In a 2007 Bridges article, we examined two neighborhoods in the St. Louis Fed's District: Cooper-Young in Memphis, Tenn., and the downtown district in New Albany, Ind. Four years later, we revisit Midtown (formerly S. Ellen Jones) in New Albany. This community's comprehensive and inclusive approach to neighborhood redevelopment helped to secure a Neighborhood Stablization Program (NSP1) award of over $6 million and restored vitality and health to a neighborhood that was on a downward spiral.
While New Albany has been methodically investing in its urban neighborhoods for almost 20 years, the area has experienced a revitalization in the past three years sparked by Scribner Place, a multi-use development jointly built by the city and the YMCA. Other projects include a bistro, bakery, winery and pedestrian access to the Ohio River Greenway.
Carl Malysz, New Albany's director of community development, explained that the overall neighborhood plan included a strategy to invest in infrastructure, institutional replacement and housing. In the 1990s, the city purchased a number of dilapidated homes that were demolished to build a park adjacent to the local school, inspiring the school district to upgrade the aging school building. In 2002, the city sold an old hospital and nursing home to New Directions Housing Corporation, a NeighborWorks affiliate; the property was restored and rehabilitated and now offers 56 units of affordable rental housing.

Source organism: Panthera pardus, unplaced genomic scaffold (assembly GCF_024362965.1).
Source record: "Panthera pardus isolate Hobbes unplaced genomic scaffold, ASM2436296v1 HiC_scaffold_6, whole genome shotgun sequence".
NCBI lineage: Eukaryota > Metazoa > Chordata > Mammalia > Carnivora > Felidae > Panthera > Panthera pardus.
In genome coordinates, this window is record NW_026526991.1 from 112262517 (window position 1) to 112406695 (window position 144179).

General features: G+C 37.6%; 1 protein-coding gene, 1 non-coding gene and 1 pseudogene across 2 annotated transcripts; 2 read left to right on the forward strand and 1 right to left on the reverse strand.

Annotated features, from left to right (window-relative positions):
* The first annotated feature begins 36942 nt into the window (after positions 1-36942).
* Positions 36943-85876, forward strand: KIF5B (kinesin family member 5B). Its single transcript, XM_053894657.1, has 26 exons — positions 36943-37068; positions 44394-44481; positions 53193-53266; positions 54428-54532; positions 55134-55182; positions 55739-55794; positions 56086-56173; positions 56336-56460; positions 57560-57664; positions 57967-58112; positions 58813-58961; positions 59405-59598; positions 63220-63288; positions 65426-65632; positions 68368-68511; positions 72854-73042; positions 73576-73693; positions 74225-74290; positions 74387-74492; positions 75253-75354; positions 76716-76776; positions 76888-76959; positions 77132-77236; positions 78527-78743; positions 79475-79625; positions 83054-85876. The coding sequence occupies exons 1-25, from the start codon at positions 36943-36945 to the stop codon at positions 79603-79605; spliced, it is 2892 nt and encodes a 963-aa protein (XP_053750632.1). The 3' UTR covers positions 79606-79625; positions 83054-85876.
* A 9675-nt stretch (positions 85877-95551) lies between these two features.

Midtown includes 800 properties that showcase historic architecture and a wide range of home styles. The neighborhood boasts other assets, including walkability, proximity to downtown, and a neighborhood school and park. Also, it is only a 10-minute commute to Louisville—a big plus for homebuyers who work in the city.
In Midtown, 31 homes are being rehabbed, significantly impacting surrounding areas.
Despite these assets, Midtown's significant challenges threatened to derail any progress made to redevelop the area into a neighborhood of choice. It had a large concentration of vacant properties. Malysz explained that foreclosures in the neighborhood were overwhelmingly investment properties. The owner-occupancy rate had dropped to 40 percent, and investors and homeowners were struggling with mortgage delinquencies. In early 2010, 37 of 800 properties were in foreclosure and 110 were vacant, according to Ted Fulmore, New Directions' community development coordinator and a Midtown resident.